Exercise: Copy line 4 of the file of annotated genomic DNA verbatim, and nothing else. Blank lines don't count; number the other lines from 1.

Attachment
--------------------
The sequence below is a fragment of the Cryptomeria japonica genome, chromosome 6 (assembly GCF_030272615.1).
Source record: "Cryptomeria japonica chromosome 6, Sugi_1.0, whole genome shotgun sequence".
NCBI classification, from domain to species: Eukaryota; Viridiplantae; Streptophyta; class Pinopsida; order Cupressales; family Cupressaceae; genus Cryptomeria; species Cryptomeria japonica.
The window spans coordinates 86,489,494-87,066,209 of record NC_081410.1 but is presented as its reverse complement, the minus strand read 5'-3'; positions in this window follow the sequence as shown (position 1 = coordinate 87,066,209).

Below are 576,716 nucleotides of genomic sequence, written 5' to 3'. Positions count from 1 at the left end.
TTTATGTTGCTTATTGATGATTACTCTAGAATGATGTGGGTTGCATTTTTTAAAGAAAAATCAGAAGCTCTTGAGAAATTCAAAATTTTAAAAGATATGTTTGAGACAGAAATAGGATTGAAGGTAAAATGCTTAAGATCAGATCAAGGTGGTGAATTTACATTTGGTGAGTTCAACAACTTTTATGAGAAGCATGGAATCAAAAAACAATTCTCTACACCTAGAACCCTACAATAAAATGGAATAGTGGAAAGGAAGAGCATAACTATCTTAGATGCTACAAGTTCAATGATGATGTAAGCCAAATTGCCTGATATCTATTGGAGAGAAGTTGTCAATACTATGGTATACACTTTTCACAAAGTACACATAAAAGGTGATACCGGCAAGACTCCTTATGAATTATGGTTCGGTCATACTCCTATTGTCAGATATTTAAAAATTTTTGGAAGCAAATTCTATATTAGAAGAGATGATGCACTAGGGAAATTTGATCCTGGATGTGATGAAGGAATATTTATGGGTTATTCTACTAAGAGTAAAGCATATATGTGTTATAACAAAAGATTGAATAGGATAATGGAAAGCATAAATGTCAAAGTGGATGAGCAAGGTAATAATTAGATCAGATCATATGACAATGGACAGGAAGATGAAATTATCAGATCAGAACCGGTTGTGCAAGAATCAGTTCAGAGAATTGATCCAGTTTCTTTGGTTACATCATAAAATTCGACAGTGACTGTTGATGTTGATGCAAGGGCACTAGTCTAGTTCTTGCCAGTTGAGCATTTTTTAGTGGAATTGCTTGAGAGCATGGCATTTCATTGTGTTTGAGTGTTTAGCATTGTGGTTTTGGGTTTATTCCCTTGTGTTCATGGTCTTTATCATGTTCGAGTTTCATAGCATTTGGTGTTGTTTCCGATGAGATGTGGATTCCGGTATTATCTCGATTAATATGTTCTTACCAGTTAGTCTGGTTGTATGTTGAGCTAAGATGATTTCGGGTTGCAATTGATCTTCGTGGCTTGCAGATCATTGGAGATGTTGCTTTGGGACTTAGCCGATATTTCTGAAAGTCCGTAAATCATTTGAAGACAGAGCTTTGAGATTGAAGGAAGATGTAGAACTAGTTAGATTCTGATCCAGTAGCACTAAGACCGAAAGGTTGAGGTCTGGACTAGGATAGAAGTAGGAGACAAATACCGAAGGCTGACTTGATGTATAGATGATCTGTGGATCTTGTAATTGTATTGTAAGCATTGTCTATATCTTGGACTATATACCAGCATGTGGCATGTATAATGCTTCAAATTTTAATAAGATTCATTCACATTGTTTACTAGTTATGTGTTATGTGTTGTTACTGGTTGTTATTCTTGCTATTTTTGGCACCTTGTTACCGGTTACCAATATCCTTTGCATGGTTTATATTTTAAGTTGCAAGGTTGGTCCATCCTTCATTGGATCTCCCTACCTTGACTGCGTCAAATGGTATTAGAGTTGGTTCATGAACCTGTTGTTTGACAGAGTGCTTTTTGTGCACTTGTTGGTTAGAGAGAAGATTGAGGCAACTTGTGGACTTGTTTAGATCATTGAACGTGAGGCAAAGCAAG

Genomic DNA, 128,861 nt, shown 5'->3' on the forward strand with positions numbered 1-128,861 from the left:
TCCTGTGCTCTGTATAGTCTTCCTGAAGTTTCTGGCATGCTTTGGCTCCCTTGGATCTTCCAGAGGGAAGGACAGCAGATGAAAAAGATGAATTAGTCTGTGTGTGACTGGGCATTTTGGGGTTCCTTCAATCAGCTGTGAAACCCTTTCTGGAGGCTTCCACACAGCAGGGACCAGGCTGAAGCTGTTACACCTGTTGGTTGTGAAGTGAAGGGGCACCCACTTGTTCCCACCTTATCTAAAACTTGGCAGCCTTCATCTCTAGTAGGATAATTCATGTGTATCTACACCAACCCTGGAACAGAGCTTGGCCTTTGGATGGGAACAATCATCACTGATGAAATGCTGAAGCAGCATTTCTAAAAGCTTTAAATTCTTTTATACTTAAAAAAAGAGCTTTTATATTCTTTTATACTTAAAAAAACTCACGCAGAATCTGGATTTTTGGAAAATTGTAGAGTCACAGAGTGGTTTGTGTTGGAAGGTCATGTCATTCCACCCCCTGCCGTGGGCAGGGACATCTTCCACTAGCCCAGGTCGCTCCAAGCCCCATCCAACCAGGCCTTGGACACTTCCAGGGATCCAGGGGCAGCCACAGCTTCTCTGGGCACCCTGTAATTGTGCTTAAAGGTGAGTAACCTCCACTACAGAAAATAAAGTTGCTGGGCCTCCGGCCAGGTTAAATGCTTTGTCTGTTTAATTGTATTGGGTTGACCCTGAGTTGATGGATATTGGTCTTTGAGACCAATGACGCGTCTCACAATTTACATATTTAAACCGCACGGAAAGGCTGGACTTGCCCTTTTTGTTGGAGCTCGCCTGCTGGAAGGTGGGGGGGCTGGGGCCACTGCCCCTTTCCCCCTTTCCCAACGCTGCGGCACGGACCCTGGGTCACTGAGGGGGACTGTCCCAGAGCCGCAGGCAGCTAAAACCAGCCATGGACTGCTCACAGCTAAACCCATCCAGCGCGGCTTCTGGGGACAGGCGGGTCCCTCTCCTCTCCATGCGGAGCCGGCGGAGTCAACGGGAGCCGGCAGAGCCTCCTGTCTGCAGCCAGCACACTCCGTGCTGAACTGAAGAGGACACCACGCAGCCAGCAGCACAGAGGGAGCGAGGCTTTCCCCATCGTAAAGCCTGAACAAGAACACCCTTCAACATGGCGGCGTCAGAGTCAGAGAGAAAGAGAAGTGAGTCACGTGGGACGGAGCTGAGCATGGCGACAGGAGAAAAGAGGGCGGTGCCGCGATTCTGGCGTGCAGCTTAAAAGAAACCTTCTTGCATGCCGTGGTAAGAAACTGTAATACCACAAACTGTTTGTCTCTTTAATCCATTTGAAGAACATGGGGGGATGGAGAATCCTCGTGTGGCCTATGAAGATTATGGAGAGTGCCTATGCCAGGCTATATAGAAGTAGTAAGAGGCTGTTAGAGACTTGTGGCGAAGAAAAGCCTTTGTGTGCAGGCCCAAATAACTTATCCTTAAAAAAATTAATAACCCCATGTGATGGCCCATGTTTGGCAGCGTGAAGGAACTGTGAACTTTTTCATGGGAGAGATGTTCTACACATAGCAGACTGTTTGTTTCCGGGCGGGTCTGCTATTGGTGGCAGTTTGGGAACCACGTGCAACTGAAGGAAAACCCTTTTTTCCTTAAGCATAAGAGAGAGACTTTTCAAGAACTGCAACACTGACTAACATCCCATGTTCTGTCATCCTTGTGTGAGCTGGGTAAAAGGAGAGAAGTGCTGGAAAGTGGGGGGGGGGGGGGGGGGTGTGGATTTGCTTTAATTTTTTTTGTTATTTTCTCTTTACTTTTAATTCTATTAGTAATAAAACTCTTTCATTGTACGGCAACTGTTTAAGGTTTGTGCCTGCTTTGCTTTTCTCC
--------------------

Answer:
The window spans coordinates 86,489,494-87,066,209 of record NC_081410.1 but is presented as its reverse complement, the minus strand read 5'-3'; positions in this window follow the sequence as shown (position 1 = coordinate 87,066,209).